tailgaiting, truck, trucker and a few other assorted pointers

Victor Steinbok aardvark66 at GMAIL.COM
Sat Dec 18 05:58:14 UTC 2010

First, a summary:

tail-gate B. adj. 2. -- does not cover the contemporary US definition of
[usually] pre-game picnic/drinking that may or may not be conducted out
of the back of a car or truck, often in a parking lot (also now includes
organized pre-game parties for fans). I suspect that this interpretation
has largely, if not entirely, replaced the definition that's in the OED,
at least, in the US.

tail-gate A. n. 1. (wagon) 28 Nov. 1868 --> 30 June 1868
         (train) 1909 --> 1888

tail-gate v. 1. -- 1962 example shows different meaning than one listed
[one that is still in use]

trucker n.2 2. 1961 --> 1955 --> 1922

truck n.2 3.g 1916 --> 1911 [accidental discovery--search likely to
reveal earlier dates]

dump-truck 1930 --> 1911

dump-wagon [interdate] 1869-1969 --> 1911

hand-truck [no OED entry]--> 1922 [accidental discovery--search likely
to reveal earlier dates]

dock monkey [no OED entry] [HDAS 1939]--> 1938

swamper (dock loader) [no OED entry] 1955

dock-walloper [postdating] 1879 --> 1951

trucker n.2 1. [postdate] 1893 --> 1922

[not sure anyone cares] 57 varieties: original Heinz ad from 1899,
figurative usage 1912

It's funny how a little thing can snowball. I initially wanted to look
up "tail-gating" in the "sport-theme party" sense. Everything else just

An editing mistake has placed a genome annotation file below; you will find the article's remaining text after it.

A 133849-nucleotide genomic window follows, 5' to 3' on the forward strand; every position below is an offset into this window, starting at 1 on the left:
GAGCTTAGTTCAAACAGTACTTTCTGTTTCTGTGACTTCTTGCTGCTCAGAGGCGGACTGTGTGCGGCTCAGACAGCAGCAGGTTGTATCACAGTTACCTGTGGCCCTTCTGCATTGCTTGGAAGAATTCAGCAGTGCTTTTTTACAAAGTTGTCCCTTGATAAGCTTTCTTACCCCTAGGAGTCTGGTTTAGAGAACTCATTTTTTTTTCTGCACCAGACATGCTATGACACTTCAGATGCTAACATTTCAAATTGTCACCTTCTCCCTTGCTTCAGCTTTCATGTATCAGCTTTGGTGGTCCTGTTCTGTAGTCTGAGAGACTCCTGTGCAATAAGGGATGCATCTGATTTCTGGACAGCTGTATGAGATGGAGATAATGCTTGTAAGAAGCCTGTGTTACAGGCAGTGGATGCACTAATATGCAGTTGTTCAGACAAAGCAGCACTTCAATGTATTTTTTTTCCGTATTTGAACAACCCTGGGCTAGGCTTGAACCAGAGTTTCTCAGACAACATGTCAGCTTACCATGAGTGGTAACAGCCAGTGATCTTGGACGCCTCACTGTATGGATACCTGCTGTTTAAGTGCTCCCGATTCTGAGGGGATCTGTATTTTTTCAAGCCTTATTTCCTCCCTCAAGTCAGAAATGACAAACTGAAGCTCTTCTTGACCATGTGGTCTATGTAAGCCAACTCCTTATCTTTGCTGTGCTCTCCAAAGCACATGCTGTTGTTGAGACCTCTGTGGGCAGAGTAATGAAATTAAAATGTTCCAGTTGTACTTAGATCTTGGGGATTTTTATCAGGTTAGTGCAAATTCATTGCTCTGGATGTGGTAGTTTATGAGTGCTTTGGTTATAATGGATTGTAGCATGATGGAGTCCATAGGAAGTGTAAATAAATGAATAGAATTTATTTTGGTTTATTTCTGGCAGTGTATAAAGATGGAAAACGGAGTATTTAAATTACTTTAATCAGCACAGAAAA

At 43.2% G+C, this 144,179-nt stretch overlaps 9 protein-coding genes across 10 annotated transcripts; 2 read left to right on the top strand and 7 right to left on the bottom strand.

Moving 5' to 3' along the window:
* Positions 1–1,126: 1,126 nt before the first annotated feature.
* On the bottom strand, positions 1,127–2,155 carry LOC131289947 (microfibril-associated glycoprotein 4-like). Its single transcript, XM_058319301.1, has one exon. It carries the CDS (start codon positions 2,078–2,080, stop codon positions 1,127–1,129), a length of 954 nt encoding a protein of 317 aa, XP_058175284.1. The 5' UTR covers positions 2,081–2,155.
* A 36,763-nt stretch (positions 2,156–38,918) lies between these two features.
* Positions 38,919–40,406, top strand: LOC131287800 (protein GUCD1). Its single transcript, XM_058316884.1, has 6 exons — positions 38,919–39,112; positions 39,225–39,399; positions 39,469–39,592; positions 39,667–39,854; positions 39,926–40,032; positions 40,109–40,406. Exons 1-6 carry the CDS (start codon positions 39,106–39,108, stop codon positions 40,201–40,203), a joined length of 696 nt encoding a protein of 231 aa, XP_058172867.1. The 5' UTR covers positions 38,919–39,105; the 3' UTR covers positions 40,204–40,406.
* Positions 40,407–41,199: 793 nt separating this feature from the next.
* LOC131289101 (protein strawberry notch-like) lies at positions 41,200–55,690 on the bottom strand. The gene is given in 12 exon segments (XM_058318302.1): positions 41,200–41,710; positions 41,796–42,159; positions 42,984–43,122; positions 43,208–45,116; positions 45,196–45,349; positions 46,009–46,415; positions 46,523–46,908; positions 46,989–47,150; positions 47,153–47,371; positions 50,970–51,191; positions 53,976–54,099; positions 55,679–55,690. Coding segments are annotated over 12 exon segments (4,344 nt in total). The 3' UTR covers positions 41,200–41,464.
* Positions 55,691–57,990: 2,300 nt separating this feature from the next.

got strung along...

Am I the only one to cringe at the OED definition of "tailgate B. adj. 2."?

>   2. Applied to refreshment stops, etc., made during the course of a
> journey or outing and arranged at the open tail-gate of a parked car.
> 1970    Globe & Mail (Toronto) 26 Sept. 29/3 (advt.)    The game has
> become secondary to a potlatch ceremony called tailgate picknicking...
> This..requires that the host participants outdo their neighbours in
> the quality and variety of food and drink and the elegance of serving
> accessories.
> 1980    L. Birnbach et al. Official Preppy Handbk. 102/2   Tailgate
> picnics, whiskey sours in the stadium, and the general complexity of
> the sport guarantee that nobody knows what is going on.

There is nothing relevant under "tailgate v." and "tailgating" at all.

Although the general--and, likely, the original--meaning seems to be OK,
the second cite should make it obvious that by 1980 the meaning had
already been narrowed. Personally, I have never heard of "tailgating" as
"a refreshment stop on a journey or outing"--"tailgating" is the whole
point of the outing, except, most of the time, for that other event that

Looking over "tail-gate A. n. 2.", the earliest cite is Oregon State
Jrnl. 28 Nov. 1868. Here's a slight antedating from EAN:

Headline: Our Austin Letters; Austin, June 27, 1868; Article Type:
Paper: Flake's Bulletin; Date: 06-30-1868; Volume: IV; Issue: 8; Page:
5; Column 2; Location: Galveston, Texas